Sounds tiny? Yes, it does! But check out that sketch above. Imagine a (fairly high) room of roughly two by two square metres, with a platform at 2 m height over half of it. That’s the bed (lighter colour). Underneath you can put a dresser and hang some clothes (darker colour), and then fill the rest of the space with whatever you need to keep personal. For me, it would be said spiritual workspace, but maybe for some people a private writing desk would be more important. This is also quite a flexible layout, depending on where your windows are and where you want the door.
Limit your space
The thing is, this space is limited, so you’re forced to make a choice. (Yes, I like the ideas of the tiny houses movement.) And also, if you don’t want to spend most of your time at home at least potentially with some of the other people in your house, why would you want to move into a community? But to be honest, I do feel a little apprehensive about this, due to many years of cultural conditioning. I’m thinking that some of the common rooms will have door signs that can be switched to ‘I just need a little alone time right now, thanks’, e.g. the workshop. Or maybe this isn’t such a good idea, I don’t know. We’ll have to find out. :-)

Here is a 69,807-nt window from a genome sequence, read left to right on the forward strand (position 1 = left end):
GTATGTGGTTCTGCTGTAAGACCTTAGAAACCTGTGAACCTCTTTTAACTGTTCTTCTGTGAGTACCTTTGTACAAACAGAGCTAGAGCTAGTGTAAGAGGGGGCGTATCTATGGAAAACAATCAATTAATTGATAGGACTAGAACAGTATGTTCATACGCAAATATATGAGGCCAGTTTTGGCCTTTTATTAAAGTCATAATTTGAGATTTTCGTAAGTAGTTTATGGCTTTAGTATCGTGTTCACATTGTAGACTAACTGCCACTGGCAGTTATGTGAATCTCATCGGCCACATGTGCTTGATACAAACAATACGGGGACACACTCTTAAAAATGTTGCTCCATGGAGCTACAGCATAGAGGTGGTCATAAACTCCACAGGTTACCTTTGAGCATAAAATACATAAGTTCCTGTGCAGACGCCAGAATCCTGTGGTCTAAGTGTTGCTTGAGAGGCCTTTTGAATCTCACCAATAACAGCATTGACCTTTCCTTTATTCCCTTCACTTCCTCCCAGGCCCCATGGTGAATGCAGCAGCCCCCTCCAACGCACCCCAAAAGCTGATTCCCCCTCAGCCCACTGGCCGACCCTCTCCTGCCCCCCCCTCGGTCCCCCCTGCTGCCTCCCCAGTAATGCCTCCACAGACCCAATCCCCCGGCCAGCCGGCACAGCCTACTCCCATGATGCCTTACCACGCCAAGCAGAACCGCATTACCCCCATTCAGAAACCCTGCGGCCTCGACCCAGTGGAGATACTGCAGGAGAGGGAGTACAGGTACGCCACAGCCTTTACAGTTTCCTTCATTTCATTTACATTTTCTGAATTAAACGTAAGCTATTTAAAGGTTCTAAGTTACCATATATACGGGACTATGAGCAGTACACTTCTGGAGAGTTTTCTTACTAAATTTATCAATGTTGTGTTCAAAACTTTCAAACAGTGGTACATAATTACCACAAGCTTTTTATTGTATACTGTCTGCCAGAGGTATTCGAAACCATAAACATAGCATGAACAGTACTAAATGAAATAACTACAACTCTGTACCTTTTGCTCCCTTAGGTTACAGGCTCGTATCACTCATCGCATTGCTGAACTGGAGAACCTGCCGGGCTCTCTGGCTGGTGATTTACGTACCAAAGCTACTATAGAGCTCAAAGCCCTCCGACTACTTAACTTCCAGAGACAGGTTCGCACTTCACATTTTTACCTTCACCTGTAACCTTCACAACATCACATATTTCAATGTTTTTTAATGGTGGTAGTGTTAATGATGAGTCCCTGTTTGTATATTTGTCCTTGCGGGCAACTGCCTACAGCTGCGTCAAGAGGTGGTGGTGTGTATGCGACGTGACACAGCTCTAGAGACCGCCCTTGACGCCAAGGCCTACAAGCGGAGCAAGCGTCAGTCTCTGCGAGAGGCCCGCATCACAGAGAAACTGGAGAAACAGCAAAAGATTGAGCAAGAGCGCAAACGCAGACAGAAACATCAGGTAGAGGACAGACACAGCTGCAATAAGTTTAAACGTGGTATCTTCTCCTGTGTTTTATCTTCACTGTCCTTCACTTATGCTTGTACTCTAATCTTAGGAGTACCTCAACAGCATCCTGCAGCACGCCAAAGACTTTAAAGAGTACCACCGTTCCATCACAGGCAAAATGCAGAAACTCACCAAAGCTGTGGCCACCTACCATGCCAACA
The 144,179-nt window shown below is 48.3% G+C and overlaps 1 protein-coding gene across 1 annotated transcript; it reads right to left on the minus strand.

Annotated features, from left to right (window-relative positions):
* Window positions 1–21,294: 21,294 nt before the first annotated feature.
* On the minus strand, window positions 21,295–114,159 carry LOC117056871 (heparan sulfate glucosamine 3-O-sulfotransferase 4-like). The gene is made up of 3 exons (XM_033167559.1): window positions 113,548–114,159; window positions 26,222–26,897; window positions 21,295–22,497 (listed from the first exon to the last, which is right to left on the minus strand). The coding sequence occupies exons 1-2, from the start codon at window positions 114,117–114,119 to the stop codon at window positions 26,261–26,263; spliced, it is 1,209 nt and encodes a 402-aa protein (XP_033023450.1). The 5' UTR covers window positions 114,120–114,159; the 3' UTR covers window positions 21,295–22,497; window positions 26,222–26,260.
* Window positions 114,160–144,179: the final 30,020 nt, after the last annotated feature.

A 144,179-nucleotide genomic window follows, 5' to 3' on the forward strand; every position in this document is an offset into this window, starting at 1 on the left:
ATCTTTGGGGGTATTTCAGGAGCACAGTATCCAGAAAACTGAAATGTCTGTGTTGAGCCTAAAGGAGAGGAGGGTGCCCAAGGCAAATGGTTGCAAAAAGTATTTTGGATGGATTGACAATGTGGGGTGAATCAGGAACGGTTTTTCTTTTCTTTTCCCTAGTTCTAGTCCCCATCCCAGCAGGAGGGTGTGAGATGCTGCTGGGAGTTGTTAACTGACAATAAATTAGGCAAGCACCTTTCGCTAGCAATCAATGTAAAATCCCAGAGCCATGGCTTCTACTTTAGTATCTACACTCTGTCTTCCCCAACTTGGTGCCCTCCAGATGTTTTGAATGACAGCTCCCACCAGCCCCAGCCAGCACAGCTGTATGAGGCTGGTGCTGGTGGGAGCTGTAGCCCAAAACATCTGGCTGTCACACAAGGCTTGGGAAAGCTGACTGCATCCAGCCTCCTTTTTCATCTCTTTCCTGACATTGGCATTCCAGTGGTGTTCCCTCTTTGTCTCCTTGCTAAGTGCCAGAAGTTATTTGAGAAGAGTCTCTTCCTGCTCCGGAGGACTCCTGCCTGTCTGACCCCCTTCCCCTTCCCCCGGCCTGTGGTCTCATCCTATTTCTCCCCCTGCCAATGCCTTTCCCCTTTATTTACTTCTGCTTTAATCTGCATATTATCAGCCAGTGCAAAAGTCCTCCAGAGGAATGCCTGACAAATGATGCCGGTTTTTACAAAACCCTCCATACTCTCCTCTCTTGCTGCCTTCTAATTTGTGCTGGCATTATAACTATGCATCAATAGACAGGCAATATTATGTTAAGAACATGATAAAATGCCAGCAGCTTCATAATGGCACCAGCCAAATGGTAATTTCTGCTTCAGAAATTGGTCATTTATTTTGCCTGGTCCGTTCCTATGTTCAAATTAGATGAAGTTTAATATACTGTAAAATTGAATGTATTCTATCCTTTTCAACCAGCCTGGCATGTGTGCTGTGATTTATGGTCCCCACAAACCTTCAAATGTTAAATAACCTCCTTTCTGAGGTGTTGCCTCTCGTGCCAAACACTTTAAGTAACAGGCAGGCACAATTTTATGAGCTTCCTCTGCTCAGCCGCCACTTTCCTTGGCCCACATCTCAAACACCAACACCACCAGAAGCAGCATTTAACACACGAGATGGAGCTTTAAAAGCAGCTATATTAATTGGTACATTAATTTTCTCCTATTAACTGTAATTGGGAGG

Edit Dec 16, 2015
I’ve done some more thinking on this and discovered a mistake I made: I ended up with the two by two square metres formula because I thought about doing yoga and needing enough space to lie down and stretch out both arms. Now this should be doable on four square metres even for people who aren’t quite as small as I am, BUT it may not work out if this space also contains some kind of wardrobe and an altar or something. So I was inclined to up the scale a bit to 2.50 by 2.50… yet on the other hand :-D I’ve just done some reading on tips for designing tiny homes, and there are some brilliant ideas there. Long story short, this needs some experimenting to figure out, but I still think it’s roughly right. Like, the basic idea still holds.
I’d really appreciate your thoughts on this one! What hobby or other need could somebody have that needs space in the house, but does not fit into my design ideas? I can think of console gaming, and I’m debating that one internally. Can you think of anything else?